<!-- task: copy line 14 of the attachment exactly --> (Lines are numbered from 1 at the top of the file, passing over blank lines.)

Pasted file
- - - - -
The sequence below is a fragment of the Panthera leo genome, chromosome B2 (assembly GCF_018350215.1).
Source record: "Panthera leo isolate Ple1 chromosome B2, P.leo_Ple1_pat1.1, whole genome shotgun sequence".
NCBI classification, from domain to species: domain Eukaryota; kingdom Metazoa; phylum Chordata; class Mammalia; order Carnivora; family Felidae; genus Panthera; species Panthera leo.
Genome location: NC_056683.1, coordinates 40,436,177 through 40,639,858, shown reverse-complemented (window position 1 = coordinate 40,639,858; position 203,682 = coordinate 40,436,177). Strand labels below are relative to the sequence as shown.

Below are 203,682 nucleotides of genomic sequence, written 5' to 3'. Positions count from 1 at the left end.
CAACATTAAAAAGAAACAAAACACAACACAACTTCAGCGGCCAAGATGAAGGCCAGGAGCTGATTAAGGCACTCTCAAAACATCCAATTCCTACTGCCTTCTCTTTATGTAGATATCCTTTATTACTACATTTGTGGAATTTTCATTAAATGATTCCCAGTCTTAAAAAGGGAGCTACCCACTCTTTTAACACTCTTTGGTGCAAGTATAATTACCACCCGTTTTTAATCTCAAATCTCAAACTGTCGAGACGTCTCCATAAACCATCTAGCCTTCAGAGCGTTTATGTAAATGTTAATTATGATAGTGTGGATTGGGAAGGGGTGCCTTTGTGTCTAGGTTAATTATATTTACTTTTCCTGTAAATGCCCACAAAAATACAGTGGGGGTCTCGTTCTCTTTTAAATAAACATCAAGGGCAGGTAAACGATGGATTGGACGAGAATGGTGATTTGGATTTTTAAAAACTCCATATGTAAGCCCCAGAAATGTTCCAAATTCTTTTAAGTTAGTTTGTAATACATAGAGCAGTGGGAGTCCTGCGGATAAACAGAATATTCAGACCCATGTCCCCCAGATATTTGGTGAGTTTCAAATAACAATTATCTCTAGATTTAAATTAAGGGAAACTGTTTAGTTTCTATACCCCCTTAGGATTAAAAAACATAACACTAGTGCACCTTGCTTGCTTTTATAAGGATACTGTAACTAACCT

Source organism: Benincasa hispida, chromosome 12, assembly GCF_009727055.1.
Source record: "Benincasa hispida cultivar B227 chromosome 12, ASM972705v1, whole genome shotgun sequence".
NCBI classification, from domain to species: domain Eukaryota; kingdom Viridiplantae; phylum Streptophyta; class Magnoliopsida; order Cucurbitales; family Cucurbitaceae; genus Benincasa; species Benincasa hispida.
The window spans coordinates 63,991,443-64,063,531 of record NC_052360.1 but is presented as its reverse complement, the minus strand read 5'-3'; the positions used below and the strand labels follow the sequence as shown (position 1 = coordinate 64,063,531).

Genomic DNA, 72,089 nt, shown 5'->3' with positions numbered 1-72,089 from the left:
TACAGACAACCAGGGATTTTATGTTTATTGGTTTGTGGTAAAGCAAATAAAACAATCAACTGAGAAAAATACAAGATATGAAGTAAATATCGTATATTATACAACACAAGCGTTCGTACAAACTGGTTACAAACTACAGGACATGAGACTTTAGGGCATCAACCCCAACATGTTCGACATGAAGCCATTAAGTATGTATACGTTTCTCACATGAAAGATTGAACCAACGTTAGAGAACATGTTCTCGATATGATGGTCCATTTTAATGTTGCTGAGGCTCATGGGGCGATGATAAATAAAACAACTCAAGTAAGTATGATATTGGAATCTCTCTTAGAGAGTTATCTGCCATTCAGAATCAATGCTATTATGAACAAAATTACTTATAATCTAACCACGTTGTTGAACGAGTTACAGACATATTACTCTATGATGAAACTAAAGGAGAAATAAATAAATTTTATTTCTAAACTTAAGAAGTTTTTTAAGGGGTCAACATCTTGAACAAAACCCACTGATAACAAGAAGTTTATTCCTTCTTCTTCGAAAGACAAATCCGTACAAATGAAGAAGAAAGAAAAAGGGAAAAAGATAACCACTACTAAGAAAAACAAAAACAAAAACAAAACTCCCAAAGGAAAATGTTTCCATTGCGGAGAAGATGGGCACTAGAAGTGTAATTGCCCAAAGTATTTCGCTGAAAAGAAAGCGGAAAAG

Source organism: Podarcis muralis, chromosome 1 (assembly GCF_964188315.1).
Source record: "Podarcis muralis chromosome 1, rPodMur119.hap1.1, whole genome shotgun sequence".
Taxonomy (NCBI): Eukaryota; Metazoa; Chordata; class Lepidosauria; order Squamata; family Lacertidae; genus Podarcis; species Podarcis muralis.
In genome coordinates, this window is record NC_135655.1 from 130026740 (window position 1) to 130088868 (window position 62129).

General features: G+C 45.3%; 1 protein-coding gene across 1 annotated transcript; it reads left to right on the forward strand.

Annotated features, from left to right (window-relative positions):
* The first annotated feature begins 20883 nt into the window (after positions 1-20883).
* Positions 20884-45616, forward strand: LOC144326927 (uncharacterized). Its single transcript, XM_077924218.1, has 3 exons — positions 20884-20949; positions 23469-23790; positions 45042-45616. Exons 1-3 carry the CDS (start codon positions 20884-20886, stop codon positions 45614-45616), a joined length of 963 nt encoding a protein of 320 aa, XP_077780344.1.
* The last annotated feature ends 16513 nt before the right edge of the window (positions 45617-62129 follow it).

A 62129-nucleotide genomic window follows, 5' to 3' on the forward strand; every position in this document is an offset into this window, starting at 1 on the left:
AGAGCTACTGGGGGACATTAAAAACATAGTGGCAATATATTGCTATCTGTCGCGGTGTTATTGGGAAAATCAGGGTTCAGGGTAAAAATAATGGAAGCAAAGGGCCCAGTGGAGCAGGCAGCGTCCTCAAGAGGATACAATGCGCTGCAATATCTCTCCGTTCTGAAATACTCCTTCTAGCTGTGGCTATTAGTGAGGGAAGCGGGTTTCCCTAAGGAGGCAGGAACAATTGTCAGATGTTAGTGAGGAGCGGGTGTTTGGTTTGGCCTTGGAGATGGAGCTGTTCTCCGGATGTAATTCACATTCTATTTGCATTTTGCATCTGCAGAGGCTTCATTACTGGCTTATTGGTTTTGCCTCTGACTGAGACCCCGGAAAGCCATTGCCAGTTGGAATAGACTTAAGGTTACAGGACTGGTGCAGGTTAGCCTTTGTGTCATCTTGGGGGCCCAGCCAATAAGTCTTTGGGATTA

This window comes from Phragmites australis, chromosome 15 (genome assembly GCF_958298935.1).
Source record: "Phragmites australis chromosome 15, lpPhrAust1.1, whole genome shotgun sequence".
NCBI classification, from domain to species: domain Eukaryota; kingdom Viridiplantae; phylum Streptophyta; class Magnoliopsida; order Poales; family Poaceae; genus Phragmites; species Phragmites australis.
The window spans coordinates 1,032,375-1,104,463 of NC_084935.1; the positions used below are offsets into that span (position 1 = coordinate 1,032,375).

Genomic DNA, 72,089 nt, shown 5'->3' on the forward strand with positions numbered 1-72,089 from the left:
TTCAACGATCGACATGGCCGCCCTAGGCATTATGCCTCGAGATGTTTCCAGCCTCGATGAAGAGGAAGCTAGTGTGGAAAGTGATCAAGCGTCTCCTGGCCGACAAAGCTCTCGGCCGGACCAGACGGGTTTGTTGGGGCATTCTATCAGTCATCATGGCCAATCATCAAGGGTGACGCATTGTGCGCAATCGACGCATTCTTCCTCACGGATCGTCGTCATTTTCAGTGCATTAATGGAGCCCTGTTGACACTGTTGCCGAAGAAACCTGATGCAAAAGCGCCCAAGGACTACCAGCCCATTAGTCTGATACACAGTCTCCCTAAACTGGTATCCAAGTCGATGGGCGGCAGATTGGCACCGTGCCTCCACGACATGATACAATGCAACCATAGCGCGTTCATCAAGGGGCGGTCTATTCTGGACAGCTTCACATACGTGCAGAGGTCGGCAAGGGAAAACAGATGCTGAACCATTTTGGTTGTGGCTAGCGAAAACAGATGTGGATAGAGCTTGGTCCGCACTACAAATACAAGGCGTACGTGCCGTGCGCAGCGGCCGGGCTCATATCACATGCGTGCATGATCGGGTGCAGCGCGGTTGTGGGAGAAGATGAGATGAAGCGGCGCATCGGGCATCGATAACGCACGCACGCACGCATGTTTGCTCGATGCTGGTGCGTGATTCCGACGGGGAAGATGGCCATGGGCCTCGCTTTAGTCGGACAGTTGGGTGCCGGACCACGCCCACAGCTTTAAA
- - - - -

Source record: "Podarcis muralis chromosome 1, rPodMur119.hap1.1, whole genome shotgun sequence".